CAN PRESIDENT George Bush launch a war against Iraq without the prior consent of the Congress? The administration says so. And sympathetic legal scholars are beavering away on theories to explain why the words, ''Congress shall have power . . . to declare war'' don't mean what they say.
This is the reduction ad absurdum of the conservative campaign give the president dictatorial powers to make foreign policy. The last decade has seen all sorts of foreign adventures: Grenada, Panama, the Nicaraguan contras, the Libya bombing, the sale of arms to Iran and the reflagging of the Kuwaiti tankers.
Each one came with a theory about how the Congress had no right to interfere. ''Micromanage'' was the general accusation. But ''micromanagement'' is not the issue now. If the president can make a deliberate, leisurely, unilateral decision to start a massive land war halfway around the world, then the constitutional provision about the Congress declaring war has become meaningless.
Those who usually campaign under the banners of ''strict construction'' and ''original intent'' flee this time from the plain meaning of words. First they snip away at the ''declare war'' clause until nothing is left. Then, with a gusto that would make any liberal activist proud, they build fantasy castles on the clause making the president ''commander-in-chief'' of the armed forces. A commander is an operational leader. A battalion commander can't decide alone to commit his soldiers to war. The words ''commander-in-chief'' don't confer that authority either -- especially when the authority is explicitly conferred on others.
The busy beavers have three arguments. One is that the authors of the Constitution explicitly rejected the words ''make war,'' rather than ''declare war.'' The standard reply is that this was meant to leave the president, in James Madison's words, ''the power to repel sudden attacks.'' The original intent game is usually a war of quotes. But the other side has no return fire for this one. It is about as clear as anything can be in constitutional interpretation that the framers did not intend to give the president carte blanche to start a war.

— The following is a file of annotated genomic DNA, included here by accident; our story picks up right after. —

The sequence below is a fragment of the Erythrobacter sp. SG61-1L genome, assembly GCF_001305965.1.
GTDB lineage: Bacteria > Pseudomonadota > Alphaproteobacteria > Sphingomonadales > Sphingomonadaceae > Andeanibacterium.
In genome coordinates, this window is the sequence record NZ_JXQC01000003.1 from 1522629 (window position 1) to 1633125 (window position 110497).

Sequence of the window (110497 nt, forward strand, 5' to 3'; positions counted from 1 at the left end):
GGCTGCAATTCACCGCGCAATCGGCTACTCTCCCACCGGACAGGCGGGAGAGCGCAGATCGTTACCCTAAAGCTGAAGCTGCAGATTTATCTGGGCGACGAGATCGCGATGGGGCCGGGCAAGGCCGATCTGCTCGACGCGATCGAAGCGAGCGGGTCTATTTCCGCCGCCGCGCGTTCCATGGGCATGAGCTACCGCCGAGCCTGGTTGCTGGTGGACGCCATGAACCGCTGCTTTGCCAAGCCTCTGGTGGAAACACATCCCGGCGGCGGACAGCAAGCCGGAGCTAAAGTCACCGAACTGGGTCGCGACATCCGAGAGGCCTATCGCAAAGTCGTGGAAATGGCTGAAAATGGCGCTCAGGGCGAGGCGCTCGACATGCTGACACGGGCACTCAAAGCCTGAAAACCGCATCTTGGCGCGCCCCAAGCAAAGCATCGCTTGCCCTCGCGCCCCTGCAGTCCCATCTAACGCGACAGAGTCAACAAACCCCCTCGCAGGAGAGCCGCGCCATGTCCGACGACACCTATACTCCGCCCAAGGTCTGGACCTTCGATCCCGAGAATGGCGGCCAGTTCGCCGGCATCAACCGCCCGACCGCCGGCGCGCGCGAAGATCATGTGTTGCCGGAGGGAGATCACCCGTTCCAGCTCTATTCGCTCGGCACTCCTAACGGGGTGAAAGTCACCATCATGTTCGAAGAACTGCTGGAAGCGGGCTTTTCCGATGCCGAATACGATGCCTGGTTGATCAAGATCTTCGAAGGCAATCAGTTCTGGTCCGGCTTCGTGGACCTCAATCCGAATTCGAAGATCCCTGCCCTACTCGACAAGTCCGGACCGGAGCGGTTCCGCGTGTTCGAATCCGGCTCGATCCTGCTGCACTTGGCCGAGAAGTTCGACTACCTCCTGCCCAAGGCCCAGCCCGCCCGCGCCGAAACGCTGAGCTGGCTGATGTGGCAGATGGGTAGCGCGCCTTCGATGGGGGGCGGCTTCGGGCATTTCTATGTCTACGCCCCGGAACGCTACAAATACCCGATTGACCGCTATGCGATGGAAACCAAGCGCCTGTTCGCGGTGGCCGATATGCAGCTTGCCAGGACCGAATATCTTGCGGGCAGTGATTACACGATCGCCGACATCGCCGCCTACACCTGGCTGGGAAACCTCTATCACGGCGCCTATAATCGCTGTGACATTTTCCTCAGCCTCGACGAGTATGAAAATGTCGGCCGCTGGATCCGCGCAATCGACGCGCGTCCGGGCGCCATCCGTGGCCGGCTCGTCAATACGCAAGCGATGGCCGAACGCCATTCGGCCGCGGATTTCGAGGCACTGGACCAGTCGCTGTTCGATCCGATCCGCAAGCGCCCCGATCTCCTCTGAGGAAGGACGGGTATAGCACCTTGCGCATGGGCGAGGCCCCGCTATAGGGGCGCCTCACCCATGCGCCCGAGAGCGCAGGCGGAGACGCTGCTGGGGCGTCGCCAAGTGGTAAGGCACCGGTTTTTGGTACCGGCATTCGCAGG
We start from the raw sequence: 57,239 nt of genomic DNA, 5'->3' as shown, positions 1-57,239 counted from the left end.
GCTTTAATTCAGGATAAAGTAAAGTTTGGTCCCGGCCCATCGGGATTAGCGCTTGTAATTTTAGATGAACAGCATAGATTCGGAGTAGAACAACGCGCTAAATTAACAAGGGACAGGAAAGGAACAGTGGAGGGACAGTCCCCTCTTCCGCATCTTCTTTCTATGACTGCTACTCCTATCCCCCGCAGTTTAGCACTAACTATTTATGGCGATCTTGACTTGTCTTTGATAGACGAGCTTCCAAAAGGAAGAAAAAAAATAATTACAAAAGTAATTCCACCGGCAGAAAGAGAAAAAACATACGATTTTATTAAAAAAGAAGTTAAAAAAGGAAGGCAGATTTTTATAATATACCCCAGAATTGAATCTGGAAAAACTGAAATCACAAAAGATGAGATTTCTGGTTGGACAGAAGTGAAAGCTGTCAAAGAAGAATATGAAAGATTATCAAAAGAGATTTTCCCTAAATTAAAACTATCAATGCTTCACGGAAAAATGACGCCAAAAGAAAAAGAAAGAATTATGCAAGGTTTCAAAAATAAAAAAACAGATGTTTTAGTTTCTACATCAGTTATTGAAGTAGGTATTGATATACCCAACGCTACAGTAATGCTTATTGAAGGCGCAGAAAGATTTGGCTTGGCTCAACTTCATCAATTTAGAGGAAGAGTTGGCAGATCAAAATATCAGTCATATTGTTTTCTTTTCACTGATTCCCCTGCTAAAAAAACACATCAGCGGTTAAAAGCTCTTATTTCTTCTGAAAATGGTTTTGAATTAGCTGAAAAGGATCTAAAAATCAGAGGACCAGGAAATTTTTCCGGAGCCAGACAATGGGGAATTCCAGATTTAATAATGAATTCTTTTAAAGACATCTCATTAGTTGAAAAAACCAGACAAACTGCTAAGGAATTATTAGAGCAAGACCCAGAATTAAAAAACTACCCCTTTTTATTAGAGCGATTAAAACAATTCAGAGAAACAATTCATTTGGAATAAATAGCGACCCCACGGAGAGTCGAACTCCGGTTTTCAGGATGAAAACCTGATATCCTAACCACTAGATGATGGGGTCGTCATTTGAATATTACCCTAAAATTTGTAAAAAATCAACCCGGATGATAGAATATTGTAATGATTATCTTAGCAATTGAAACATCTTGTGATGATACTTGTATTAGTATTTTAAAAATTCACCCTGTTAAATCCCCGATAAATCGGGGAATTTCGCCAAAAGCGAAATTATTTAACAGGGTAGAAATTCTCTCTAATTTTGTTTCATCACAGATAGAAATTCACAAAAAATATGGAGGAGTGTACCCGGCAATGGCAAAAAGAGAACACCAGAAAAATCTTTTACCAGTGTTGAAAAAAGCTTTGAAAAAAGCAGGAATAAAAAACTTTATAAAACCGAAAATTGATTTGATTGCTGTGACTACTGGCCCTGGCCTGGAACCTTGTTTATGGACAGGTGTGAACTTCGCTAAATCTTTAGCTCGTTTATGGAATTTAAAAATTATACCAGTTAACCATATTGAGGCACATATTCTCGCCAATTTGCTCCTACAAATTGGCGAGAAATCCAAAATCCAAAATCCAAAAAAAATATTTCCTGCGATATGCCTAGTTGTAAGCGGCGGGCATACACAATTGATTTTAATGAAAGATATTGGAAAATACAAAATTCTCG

Second argument: Forget the framers. In real life, the U.S. has sent forces abroad some 200 times, while there have been only five declarations of war. What's one more time? One simple answer is that 196 wrongs don't make a right. But this ''200 wars'' statistic is one of those supposed facts that take on a life of their own. The list melts away when you start eliminating minor episodes with little or no actual fighting; rogue actions by distant officers authorized by neither the president nor the Congress; actions the Congress did approve, though not by a formal declaration, and so on.
No question the trend since World War II has been toward ever-broader assertions of presidential war-making power. But a trend is not a mandate. Reversing the postwar trend away from strict construction of the Constitution is just what conservatives aspire to in areas like individual rights and criminal procedure.
A third argument against taking the ''declare war'' clause seriously is that the Congress can stop a war anytime it wants through its control over government spending. But the Constitution gives the Congress the spending power and the power to declare war. The one doesn't make the other meaningless.
Furthermore, when the Congress passed the Boland Amendment -- using its ''power of the purse'' in an effort to stop American support for the Nicaraguan contras -- these same conservative theorists declared that this was an unconstitutional abuse of the spending power that interfere with the president's foreign-policy authority. And when the Reagan administration raised money for the contras abroad, this was declared to be beyond the Congress' power to prevent. Operation Desert Shield is also being financed, supposedly, by foreign contributions.
Forty-five Democratic members of Congress have asked a federal court to stop President Bush from going to war against Iraq without congressional consent. It certainly would be a first if the judge granted the injunction. But -- as judicial conservatives usually love to point out -- the Constitution does not explicitly give judges the right to interpret its meaning.
Procedurally, judges usually get the last word; Justice John Marshall, in Marbury v. Madison, reasoned that when faced with a conflict between government action and the Constitution, judges must enforce the Constitution.
That's where judicial review came from. In rare cases judicial review is impossible, and this may be one of them. There are good, practical reasons why courts should not try to settle disputes between the other two branches. But the president cannot ignore the Constitution just because no court will force him to obey it.
While Mr. Bush tries to convince Saddam Hussein that war is imminent, his lawyers try to persuade the judge that it's not. The action plaintiffs fear, the unleashing of an offensive military attack, ''is entirely hypothetical at this point.'' Wonderful. Let's keep it that way. But if the president gets to feeling less hypothetical, he must go to the Congress first. After all, he keeps saying that we're fighting for the rule of law.